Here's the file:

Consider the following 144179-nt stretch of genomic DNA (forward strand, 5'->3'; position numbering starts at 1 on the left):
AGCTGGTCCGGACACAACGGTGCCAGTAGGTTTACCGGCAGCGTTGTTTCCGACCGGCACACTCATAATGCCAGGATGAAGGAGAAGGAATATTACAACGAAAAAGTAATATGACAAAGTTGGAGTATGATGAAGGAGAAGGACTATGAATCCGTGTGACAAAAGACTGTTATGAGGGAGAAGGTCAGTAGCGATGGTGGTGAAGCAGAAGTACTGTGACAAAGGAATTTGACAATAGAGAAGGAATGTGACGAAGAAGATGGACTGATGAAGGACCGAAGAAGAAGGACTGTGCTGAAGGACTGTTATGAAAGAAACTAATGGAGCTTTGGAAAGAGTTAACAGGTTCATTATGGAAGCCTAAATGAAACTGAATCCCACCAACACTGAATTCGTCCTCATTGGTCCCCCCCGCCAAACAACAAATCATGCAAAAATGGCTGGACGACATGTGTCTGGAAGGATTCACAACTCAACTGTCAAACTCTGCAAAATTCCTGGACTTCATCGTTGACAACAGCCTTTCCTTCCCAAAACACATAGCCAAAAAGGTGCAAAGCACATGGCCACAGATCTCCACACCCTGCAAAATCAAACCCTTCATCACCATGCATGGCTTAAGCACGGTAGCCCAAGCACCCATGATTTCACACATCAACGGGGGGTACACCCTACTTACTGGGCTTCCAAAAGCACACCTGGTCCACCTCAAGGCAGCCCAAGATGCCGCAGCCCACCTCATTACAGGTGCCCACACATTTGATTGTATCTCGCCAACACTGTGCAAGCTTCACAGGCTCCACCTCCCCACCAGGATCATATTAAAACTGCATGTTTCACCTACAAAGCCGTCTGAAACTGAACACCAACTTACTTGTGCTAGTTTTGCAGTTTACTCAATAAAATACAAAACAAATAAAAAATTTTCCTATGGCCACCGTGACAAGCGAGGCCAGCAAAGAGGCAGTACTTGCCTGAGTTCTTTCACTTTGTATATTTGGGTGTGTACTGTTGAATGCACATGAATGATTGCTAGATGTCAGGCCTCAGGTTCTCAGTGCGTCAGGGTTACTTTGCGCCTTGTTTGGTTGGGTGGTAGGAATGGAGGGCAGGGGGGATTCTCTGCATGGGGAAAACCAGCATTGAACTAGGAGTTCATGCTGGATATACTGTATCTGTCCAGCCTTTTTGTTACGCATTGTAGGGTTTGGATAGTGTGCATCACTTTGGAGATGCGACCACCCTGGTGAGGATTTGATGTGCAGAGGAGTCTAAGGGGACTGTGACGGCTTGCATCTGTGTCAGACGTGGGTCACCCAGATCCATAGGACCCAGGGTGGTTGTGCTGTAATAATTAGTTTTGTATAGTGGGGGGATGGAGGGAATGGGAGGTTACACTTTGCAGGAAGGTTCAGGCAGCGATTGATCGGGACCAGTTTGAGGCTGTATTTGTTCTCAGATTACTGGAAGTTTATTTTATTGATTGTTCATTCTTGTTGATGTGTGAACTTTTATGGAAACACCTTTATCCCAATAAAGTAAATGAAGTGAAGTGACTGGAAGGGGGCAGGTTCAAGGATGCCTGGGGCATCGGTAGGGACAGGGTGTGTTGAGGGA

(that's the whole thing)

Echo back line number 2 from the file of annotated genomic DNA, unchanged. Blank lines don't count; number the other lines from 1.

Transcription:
AGCTGGTCCGGACACAACGGTGCCAGTAGGTTTACCGGCAGCGTTGTTTCCGACCGGCACACTCATAATGCCAGGATGAAGGAGAAGGAATATTACAACGAAAAAGTAATATGACAAAGTTGGAGTATGATGAAGGAGAAGGACTATGAATCCGTGTGACAAAAGACTGTTATGAGGGAGAAGGTCAGTAGCGATGGTGGTGAAGCAGAAGTACTGTGACAAAGGAATTTGACAATAGAGAAGGAATGTGACGAAGAAGATGGACTGATGAAGGACCGAAGAAGAAGGACTGTGCTGAAGGACTGTTATGAAAGAAACTAATGGAGCTTTGGAAAGAGTTAACAGGTTCATTATGGAAGCCTAAATGAAACTGAATCCCACCAACACTGAATTCGTCCTCATTGGTCCCCCCCGCCAAACAACAAATCATGCAAAAATGGCTGGACGACATGTGTCTGGAAGGATTCACAACTCAACTGTCAAACTCTGCAAAATTCCTGGACTTCATCGTTGACAACAGCCTTTCCTTCCCAAAACACATAGCCAAAAAGGTGCAAAGCACATGGCCACAGATCTCCACACCCTGCAAAATCAAACCCTTCATCACCATGCATGGCTTAAGCACGGTAGCCCAAGCACCCATGATTTCACACATCAACGGGGGGTACACCCTACTTACTGGGCTTCCAAAAGCACACCTGGTCCACCTCAAGGCAGCCCAAGATGCCGCAGCCCACCTCATTACAGGTGCCCACACATTTGATTGTATCTCGCCAACACTGTGCAAGCTTCACAGGCTCCACCTCCCCACCAGGATCATATTAAAACTGCATGTTTCACCTACAAAGCCGTCTGAAACTGAACACCAACTTACTTGTGCTAGTTTTGCAGTTTACTCAATAAAATACAAAACAAATAAAAAATTTTCCTATGGCCACCGTGACAAGCGAGGCCAGCAAAGAGGCAGTACTTGCCTGAGTTCTTTCACTTTGTATATTTGGGTGTGTACTGTTGAATGCACATGAATGATTGCTAGATGTCAGGCCTCAGGTTCTCAGTGCGTCAGGGTTACTTTGCGCCTTGTTTGGTTGGGTGGTAGGAATGGAGGGCAGGGGGGATTCTCTGCATGGGGAAAACCAGCATTGAACTAGGAGTTCATGCTGGATATACTGTATCTGTCCAGCCTTTTTGTTACGCATTGTAGGGTTTGGATAGTGTGCATCACTTTGGAGATGCGACCACCCTGGTGAGGATTTGATGTGCAGAGGAGTCTAAGGGGACTGTGACGGCTTGCATCTGTGTCAGACGTGGGTCACCCAGATCCATAGGACCCAGGGTGGTTGTGCTGTAATAATTAGTTTTGTATAGTGGGGGGATGGAGGGAATGGGAGGTTACACTTTGCAGGAAGGTTCAGGCAGCGATTGATCGGGACCAGTTTGAGGCTGTATTTGTTCTCAGATTACTGGAAGTTTATTTTATTGATTGTTCATTCTTGTTGATGTGTGAACTTTTATGGAAACACCTTTATCCCAATAAAGTAAATGAAGTGAAGTGACTGGAAGGGGGCAGGTTCAAGGATGCCTGGGGCATCGGTAGGGACAGGGTGTGTTGAGGGA